A controversial topic was debated on Feb. 1 in the Ragan Theater.
A handful of students had already arrived a half hour before the scheduled time for the debate to start, while others slowly, yet eagerly, shuffled in.
As the audience grew, quiet whispers turned into loud jokes about how ironic it was that the student association was handing out brownies earlier in the morning to encourage students to attend the debate.
By noon, some audience members began to sing “Come Together” by The Beatles, showing their seeming excitement.
The key speakers were Steve Hager, editor of High Times magazine and Bob Stuntman, former special agent in charge of the D.E.A. division in New York. The topic of the debate was the legalization of marijuana.
When asked why the school hosted such a controversial debate and how students felt about it, Chris Loumeau, UVUSA’s vice president of academics, said, “[We] wanted to help students become more aware about the different aspects of this multifaceted debate while attracting a demographic of students who usually aren’t at attendance at school activities.”
A firm believer that marijuana should stay illegal, sophomore Biology major Drew Guzman said, “I think [marijuana] probably isn’t good for you because it makes people lazy. I have friends who smoke pot and sit around all day like a bump on a log. People should be more productive with their lives.”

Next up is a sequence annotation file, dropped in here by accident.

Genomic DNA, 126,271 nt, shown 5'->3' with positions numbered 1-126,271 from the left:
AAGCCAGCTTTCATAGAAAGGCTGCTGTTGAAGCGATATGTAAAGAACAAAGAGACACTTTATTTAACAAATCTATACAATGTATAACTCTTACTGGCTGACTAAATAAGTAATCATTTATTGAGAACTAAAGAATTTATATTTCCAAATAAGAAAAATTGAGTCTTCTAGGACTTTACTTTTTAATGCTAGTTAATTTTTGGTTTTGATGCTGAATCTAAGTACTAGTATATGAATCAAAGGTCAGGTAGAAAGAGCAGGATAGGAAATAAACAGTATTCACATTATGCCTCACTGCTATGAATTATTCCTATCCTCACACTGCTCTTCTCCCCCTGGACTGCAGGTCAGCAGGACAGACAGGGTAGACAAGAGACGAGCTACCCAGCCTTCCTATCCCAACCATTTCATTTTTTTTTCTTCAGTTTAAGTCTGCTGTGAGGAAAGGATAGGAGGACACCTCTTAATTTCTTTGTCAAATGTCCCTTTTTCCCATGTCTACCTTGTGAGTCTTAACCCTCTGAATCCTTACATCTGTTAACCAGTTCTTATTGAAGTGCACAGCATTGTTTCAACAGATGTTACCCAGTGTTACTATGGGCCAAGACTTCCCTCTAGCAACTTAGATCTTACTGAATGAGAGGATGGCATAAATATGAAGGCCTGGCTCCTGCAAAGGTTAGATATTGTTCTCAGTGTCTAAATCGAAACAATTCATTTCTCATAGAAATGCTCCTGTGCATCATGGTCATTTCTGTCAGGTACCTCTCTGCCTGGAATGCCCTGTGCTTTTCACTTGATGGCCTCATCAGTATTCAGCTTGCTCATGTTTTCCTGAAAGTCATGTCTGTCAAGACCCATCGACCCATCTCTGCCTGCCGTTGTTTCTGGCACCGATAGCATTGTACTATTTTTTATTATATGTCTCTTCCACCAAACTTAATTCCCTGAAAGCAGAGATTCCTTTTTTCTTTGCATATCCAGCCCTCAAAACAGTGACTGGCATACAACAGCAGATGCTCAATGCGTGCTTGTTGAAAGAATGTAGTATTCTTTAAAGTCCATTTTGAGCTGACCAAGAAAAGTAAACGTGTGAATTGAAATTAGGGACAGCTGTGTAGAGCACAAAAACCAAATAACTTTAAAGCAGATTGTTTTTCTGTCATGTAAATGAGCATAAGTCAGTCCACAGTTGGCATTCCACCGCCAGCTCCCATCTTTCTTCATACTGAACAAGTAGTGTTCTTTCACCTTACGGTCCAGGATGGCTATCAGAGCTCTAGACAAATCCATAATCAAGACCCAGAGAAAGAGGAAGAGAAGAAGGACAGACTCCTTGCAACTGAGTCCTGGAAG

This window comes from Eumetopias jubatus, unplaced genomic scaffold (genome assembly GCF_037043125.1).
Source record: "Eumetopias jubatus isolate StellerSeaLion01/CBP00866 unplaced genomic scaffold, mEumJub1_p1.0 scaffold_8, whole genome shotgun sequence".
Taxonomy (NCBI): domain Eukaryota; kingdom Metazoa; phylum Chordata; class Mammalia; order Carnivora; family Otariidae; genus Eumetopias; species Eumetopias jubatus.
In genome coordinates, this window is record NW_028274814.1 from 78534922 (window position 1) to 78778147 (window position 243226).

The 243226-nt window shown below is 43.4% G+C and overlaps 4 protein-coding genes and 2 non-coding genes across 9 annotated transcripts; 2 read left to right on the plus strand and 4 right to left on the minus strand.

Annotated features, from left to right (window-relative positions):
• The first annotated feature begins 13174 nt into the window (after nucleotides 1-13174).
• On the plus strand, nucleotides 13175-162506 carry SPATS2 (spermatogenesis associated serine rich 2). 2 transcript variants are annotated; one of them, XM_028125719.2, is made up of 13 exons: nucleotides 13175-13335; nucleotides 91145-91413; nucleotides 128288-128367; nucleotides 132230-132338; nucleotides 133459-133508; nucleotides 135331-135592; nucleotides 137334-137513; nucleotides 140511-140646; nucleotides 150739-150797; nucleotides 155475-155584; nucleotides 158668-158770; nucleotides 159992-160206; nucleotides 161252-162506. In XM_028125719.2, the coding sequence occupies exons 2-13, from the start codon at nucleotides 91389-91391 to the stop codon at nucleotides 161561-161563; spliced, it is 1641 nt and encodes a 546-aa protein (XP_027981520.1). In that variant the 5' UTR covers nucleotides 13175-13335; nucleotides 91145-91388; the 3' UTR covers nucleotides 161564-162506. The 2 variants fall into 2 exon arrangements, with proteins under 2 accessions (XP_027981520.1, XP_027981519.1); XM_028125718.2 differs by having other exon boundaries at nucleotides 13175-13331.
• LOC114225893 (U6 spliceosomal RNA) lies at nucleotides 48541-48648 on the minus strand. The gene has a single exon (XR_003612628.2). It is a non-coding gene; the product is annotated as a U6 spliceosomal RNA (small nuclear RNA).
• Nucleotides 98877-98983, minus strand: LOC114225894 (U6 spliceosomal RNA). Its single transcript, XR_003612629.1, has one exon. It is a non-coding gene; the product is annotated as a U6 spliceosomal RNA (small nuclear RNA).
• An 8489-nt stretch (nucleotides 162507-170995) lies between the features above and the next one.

On the other hand, there are people who are not so opposed to it.
“It’s a free country,” said freshman Jessica Lowery, who is studying Nursing. “Why is it illegal when no one has been killed by its effects alone, like alcohol? And while it is illegal, it promotes people to rebel. People want to rebel for the thrill, if the thrill was taken out of the equation, the wanting to rebel would lessen.”
Both Hagan and Stuntman, however, agreed on several issues. If cannabis is used irresponsibly and inappropriately, it causes problems. Such problems include driving or using machinery while high. They agreed that the use of cannabis under said situation should be ticketed the same as if the user was intoxicated by alcohol.
The two students were also both against the smoking of it.
“Recreational use just doesn’t seem healthy, same reasons as alcohol and tobacco,” said sophomore Biology student Jared Robert. “The punishment should also be lessened like that of alcohol and tobacco because the medical use seems to be okay. ”
Student Body President Richard Portwood said, “When you legalize a substance, what it creates are ramifications on an individual and community level. If it is legalized, how many more users would start? We wanted students to see the different views and aspects of this debate.”